3. “Four score and seven years ago our fathers brought forth on this continent, a new nation, conceived in Liberty, and dedicated to the proposition that all men are created equal.”

4. “When in the course of human events it becomes necessary for one people to dissolve the political bands which have connected them with another, and to assume among the powers of the earth, the separate and equal station to which the Laws of Nature and of Nature’s God entitle them…”

5. “We the People of the United States, in Order to form a more Perfect Union…”

6. “…with a firm reliance on the protection of Divine Providence, we mutually pledge to each other our Lives, our Fortunes, and our sacred Honor.”

7. “…that this nation, under God, shall have a new birth of freedom–and that government of the people, by the people, for the people, shall not perish from the earth.”

8. “We hold these truths to be self-evident, that all men are created equal, that they are endowed by their creator with certain unalienable Rights, that among these are Life, Liberty, and the pursuit of Happiness.”

A. The Declaration of Independence (1776)

B. Preamble to the Constitution (1787)

C. Bill of Rights (1787)

D. Gettysburg Address (1863)

E. Patrick Henry’s speech (1775)

 

 

 

A Historic Meeting of Great Minds

Eagle eye

Welcome to July 4th week on the Eagle’s Quill. This is my other favorite holiday (the other being jingle bells and all that), and it is a time for me to reflect on the amazing history of our country. In our homeschool, we talk a lot about the “world stage”, using our historical timelines to see when certain important figures entered the stage (were born) and exited the stage (died) in the grand live performance of world history. For us, this points out God’s hand in history in bringing certain discoveries, explorations, inventions, and accomplishments to the earth with carefully calculated precision.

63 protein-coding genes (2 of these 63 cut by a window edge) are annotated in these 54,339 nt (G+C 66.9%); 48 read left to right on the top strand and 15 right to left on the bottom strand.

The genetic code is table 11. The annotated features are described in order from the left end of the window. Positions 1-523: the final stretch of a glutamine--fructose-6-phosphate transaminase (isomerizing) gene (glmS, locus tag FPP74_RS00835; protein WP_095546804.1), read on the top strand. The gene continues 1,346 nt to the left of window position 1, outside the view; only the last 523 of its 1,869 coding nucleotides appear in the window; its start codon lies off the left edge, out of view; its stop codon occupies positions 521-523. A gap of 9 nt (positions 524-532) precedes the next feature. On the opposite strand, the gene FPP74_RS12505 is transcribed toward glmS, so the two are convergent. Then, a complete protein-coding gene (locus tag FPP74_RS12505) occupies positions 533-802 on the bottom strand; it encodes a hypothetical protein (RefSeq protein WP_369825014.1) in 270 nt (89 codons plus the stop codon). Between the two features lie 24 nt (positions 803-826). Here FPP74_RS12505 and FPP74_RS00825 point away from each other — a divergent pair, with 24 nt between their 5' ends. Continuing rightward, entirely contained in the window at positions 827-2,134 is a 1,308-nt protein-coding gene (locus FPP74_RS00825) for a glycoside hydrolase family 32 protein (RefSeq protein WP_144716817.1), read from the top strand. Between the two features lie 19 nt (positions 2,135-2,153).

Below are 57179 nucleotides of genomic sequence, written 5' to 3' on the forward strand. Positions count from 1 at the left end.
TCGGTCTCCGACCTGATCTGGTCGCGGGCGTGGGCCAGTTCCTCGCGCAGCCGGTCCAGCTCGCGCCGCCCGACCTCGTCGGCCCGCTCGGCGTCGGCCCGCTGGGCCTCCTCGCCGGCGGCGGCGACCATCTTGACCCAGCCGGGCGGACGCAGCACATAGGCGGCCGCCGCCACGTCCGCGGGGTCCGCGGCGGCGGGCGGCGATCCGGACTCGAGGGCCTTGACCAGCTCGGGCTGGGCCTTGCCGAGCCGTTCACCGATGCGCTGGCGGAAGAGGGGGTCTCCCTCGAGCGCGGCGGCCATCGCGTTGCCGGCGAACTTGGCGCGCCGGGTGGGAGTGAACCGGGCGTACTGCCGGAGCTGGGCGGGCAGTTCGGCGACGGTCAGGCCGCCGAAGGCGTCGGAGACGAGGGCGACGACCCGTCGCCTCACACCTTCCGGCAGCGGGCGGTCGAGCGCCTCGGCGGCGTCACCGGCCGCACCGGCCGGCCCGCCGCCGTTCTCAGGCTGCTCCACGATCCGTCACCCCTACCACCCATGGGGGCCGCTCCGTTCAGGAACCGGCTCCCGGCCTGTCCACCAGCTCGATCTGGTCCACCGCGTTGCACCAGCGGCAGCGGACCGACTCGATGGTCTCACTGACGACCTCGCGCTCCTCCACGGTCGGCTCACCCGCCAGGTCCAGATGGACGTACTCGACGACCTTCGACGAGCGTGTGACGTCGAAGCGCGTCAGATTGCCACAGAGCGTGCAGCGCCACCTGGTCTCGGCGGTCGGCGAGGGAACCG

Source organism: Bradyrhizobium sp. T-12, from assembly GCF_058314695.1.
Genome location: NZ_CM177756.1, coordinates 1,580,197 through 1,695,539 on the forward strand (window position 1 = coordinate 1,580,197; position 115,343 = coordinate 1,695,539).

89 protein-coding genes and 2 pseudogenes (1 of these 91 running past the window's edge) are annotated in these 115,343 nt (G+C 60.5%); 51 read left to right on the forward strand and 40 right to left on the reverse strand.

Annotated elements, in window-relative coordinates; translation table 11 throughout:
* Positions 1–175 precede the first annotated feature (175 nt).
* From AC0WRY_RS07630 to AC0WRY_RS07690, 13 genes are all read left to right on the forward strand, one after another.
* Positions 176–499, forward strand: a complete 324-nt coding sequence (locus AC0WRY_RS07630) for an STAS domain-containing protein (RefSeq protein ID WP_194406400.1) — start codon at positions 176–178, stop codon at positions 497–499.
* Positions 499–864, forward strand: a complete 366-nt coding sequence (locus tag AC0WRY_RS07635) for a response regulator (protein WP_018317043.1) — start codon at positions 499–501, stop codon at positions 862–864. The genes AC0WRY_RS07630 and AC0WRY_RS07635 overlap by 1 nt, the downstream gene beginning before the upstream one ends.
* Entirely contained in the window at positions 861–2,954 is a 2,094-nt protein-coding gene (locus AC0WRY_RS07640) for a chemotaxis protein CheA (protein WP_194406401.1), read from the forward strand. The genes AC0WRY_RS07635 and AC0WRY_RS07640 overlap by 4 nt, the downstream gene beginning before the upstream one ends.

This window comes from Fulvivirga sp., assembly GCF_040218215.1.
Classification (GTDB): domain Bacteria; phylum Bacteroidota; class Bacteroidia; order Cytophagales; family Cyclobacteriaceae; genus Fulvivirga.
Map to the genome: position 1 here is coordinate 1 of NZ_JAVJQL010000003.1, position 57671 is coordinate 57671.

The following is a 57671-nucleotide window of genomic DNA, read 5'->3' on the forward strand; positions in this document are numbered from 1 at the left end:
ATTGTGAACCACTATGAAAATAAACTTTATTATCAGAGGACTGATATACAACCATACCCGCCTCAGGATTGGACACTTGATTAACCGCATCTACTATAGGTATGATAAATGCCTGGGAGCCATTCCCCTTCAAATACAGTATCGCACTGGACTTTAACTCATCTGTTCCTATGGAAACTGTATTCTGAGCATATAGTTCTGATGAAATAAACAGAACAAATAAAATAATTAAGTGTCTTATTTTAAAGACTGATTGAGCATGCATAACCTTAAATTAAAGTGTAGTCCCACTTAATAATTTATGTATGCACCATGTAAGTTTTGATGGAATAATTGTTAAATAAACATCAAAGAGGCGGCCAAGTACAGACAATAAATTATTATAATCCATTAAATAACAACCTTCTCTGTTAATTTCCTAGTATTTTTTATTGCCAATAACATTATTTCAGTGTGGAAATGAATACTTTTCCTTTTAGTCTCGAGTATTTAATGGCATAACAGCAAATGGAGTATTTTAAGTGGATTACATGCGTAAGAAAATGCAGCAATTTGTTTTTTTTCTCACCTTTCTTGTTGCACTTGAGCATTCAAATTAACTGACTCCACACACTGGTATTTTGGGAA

Nowhere is this more evident to me than in the miraculous placement of the American Founding Fathers during the beginnings of our country. Benjamin Franklin was one of the first to enter the stage, being born in 1706, followed by George Wythe in 1726. Wythe was not only a signer of the Declaration of Independence and a member of the Constitutional Convention, but served as a teacher and mentor for many other leaders, including Thomas Jefferson. George Washington, John Adams, and Patrick Henry were born in 1732, 1735, and 1736 respectively. In 1743 Thomas Jefferson took his place on the stage, with James Madison following in 1751 and Alexander Hamilton in 1755. These are just a few of the many who worked hard to form a new nation.

It’s no mistake that these infants were born at the time and in the place they were, or that they were brought together at the appropriate time to fulfill their destiny. Having accomplished their noble task, they began exiting the stage in the late 1700s. And here’s a bit of remarkable trivia for you. John Adams and Thomas Jefferson both passed away on the same day–July 4, 1826, the 50th birthday of the United States of America. Shakespeare could not have written a better play.